On my own homestead, I built a sandbox and a climbing structure using woody debris. I also have big logs placed around to mark trails and the edges of growing areas, which are great balance beams for kids to play on.
My toddler loves walking up and down the logs that border my hedgerows, and he’s developing an amazing sense of balance! (Just be sure to leave enough space between your plants and your balance-beam trail markers that your plants won’t be damaged if wobbly little ones step off onto that side of the “beam!”)
5. Building Garden Beds and Other Structures
Raised beds and other wooden structures are often made using cut lumber, but logs and other woody debris work great.
In the pictures above, you can see some of the raised beds I made from logs I salvaged from an old tree farm, and a simple storage structure made from a pallet and old branches.
What kinds of structures or beds will you build on your wild homestead?
6. Use Woody Debris to Improve Your Soil
Woody debris can also make for a great mulch. Branches that are small in diameter will quickly rot and break down, providing excellent habitat for beneficial fungi. These branches will also help to hold down mulch made from lighter material like fall leaves that may otherwise blow around.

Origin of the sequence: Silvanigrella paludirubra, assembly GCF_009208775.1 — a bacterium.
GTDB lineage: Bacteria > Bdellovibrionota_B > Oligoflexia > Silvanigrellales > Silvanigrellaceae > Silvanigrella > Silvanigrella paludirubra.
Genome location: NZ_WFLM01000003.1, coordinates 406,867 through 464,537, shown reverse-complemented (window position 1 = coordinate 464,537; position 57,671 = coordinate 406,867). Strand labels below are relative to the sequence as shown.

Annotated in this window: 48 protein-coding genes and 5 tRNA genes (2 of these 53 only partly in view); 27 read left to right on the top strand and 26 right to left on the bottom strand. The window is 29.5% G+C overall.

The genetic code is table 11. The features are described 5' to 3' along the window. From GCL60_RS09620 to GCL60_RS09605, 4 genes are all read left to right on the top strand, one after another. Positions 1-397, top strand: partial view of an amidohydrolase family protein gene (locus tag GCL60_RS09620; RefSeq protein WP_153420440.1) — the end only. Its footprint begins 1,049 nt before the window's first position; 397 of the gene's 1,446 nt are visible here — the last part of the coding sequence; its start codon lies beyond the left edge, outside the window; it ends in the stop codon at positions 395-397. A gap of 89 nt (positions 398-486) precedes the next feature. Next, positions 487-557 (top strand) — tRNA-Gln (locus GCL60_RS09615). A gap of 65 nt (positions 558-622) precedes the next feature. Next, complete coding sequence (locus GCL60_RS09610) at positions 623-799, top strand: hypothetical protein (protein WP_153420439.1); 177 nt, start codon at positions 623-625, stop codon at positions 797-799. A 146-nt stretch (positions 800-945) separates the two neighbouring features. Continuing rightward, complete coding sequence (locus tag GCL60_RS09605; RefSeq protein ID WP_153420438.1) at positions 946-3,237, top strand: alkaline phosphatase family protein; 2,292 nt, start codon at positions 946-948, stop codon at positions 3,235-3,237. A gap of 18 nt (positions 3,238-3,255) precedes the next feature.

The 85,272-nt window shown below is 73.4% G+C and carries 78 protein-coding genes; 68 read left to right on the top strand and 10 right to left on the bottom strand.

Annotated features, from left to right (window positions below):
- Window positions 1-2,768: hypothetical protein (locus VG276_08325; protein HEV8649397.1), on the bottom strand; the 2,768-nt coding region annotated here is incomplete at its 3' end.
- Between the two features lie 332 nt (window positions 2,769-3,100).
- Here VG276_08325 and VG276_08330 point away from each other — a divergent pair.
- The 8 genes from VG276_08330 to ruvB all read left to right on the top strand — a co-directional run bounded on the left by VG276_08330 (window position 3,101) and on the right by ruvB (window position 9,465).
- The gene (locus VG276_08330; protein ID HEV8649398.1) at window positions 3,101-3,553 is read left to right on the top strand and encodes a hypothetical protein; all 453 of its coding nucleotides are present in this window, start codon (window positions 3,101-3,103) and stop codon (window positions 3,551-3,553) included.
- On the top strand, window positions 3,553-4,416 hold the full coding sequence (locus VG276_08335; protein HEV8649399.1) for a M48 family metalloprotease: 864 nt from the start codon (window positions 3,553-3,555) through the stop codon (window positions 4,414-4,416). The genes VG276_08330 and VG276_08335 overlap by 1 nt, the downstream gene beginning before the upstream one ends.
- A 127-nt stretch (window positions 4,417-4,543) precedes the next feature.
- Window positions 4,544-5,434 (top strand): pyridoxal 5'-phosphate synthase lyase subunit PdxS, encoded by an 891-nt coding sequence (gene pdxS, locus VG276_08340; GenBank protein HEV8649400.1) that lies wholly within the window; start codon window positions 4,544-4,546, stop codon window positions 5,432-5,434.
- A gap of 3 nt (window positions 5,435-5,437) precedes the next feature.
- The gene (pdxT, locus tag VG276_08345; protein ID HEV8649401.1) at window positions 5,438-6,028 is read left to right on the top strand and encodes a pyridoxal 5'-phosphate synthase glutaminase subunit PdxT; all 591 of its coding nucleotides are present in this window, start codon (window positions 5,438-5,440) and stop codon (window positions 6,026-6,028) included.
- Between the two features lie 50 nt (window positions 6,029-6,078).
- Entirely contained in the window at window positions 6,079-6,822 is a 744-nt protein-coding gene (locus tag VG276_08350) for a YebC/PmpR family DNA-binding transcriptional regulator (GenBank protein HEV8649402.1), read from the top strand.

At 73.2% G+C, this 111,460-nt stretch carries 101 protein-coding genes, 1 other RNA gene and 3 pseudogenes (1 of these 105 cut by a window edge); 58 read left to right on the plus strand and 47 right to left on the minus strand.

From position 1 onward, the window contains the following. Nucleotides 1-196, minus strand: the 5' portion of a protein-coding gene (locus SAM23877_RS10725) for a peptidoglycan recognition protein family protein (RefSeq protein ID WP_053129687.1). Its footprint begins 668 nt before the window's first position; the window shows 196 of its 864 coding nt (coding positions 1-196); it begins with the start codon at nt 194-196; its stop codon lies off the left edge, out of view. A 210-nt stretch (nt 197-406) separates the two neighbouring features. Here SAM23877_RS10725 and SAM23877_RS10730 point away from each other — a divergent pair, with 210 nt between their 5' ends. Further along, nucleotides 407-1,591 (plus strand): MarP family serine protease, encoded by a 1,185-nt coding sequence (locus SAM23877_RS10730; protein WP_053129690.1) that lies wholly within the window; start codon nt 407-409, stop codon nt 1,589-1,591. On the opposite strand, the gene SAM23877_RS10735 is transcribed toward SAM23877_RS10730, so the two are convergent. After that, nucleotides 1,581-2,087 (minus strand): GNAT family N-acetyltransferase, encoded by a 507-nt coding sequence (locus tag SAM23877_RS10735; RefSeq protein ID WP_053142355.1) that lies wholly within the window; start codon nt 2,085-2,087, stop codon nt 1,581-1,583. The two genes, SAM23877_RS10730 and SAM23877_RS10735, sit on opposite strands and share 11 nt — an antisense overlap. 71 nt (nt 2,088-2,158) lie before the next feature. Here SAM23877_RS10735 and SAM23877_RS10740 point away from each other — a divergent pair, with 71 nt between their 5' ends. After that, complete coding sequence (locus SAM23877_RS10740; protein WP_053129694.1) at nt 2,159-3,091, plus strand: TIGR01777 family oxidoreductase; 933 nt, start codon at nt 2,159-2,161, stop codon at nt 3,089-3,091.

I always like having a mixture of rough and fine material when I mulch my plants. This way, I’m mimicking what happens in a forest. The forest floor is made up of leaves, needles, twigs, branches, and logs. Together, these materials create the rich habitat of the forest floor.
7. Creating Micro-Climates Around Your Plants
You can also use woody debris to create sheltered micro-climates around your plants.
A good-sized chunk of wood will create a moist environment underneath it, which can benefit your plants. It does this by protecting that patch of soil from direct sunlight, cooling the soil and blocking evaporation at the same time.
If you use a decent-sized piece of wood, it will deflect some of the wind blowing over the ground around your plants, which will further decrease your watering needs.
All of these benefits can result in a nice moist, cool micro-climate around your plants, making woody debris a great way to reduce how much watering you need to do in the summer.
Just place the wood on the south, east, and west sides of your plants to create this sort of habitat. (If you are in the southern hemisphere, then place the wood on the north, east, and west sides of the plant.)
This is a great use for woody debris, and it can also double as habitat for wildlife and beneficial fungi.
Start Using Woody Debris on Your Homestead
So are you inspired to start using woody debris on your homestead? These 7 uses of woody debris will benefit your homestead while also helping the environment by reducing the amount of wood that’s burned just to get rid of it.
A lot of the uses in this post can overlap. In permaculture design, this is called stacking functions, where one element serves multiple functions. This is how nature works, and the more you can mimic nature on your homestead, the better off you will be.
So which of these 7 uses for woody debris appeals to you? Leave a comment sharing how you are going to use woody debris on your homestead.
But don’t forget to grab your free and easy-to-print cheat-sheet which summarizes this post and has some tips on how to find more woody debris if you don’t have enough on your homestead.